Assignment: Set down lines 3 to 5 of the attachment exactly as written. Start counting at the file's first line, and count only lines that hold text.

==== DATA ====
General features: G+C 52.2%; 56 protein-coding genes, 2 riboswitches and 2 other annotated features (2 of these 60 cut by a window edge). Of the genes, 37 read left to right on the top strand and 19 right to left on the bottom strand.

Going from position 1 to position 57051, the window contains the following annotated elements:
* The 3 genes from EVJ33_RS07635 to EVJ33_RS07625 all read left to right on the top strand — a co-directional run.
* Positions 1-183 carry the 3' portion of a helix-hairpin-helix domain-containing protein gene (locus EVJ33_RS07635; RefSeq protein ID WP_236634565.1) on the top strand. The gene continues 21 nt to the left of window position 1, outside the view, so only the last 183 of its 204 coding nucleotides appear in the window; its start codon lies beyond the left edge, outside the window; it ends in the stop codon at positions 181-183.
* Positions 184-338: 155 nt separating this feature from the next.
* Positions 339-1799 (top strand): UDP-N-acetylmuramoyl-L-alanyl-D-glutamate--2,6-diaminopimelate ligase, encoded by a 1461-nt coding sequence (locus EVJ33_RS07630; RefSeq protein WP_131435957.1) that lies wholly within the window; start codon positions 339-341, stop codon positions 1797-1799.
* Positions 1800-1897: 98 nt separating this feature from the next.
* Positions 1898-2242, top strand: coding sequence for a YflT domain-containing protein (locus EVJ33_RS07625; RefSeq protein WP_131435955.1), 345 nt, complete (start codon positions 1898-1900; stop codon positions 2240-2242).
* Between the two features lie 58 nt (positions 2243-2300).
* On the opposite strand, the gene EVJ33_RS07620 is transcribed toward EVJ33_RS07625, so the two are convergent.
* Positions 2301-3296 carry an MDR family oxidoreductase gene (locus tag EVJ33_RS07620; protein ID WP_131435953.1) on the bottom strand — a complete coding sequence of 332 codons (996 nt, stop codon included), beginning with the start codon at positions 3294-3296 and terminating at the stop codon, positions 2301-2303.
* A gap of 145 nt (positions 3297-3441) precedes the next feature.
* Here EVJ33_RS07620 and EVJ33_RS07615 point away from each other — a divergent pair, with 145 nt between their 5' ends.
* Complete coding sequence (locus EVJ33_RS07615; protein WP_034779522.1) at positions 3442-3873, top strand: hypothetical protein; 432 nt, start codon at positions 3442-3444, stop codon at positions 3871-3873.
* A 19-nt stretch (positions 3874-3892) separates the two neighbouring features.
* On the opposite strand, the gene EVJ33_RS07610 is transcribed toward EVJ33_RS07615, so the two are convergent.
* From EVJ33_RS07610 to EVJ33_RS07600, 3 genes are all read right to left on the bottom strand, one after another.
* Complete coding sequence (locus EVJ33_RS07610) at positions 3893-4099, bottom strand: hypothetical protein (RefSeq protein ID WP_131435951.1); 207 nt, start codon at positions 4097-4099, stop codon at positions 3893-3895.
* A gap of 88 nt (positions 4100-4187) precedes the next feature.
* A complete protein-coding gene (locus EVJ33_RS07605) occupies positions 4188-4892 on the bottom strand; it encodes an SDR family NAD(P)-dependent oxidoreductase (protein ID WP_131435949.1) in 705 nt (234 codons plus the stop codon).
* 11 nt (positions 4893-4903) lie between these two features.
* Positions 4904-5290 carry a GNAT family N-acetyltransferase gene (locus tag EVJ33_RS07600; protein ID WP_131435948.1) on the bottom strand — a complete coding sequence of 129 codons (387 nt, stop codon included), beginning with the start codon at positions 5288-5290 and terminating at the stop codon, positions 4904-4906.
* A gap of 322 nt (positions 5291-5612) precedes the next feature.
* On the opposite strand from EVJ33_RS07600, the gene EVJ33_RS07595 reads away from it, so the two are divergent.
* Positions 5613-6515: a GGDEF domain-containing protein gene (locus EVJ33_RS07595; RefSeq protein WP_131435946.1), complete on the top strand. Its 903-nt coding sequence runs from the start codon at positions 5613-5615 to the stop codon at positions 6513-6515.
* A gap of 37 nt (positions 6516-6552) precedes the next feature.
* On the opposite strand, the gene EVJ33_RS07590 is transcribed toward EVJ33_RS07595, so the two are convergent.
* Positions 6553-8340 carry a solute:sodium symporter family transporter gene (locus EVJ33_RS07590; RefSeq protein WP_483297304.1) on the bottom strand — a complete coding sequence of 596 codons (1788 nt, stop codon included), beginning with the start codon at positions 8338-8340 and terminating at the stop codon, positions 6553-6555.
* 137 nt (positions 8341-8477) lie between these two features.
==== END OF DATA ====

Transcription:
* The 3 genes from EVJ33_RS07635 to EVJ33_RS07625 all read left to right on the top strand — a co-directional run.
* Positions 1-183 carry the 3' portion of a helix-hairpin-helix domain-containing protein gene (locus EVJ33_RS07635; RefSeq protein ID WP_236634565.1) on the top strand. The gene continues 21 nt to the left of window position 1, outside the view, so only the last 183 of its 204 coding nucleotides appear in the window; its start codon lies beyond the left edge, outside the window; it ends in the stop codon at positions 181-183.
* Positions 184-338: 155 nt separating this feature from the next.